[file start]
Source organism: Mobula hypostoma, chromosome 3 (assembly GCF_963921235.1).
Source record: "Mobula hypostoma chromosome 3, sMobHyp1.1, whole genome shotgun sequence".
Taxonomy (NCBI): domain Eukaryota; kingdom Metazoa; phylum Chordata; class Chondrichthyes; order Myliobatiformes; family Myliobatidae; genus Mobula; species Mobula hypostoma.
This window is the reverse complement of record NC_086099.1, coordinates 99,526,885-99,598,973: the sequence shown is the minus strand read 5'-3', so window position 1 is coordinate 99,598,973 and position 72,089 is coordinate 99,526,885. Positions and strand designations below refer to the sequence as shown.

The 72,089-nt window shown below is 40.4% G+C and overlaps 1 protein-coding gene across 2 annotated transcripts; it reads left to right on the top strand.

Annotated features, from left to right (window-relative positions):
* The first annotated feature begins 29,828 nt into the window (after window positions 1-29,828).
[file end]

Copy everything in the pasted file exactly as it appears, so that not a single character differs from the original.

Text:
Source organism: Mobula hypostoma, chromosome 3 (assembly GCF_963921235.1).
Source record: "Mobula hypostoma chromosome 3, sMobHyp1.1, whole genome shotgun sequence".
Taxonomy (NCBI): domain Eukaryota; kingdom Metazoa; phylum Chordata; class Chondrichthyes; order Myliobatiformes; family Myliobatidae; genus Mobula; species Mobula hypostoma.
This window is the reverse complement of record NC_086099.1, coordinates 99,526,885-99,598,973: the sequence shown is the minus strand read 5'-3', so window position 1 is coordinate 99,598,973 and position 72,089 is coordinate 99,526,885. Positions and strand designations below refer to the sequence as shown.

The 72,089-nt window shown below is 40.4% G+C and overlaps 1 protein-coding gene across 2 annotated transcripts; it reads left to right on the top strand.

Annotated features, from left to right (window-relative positions):
* The first annotated feature begins 29,828 nt into the window (after window positions 1-29,828).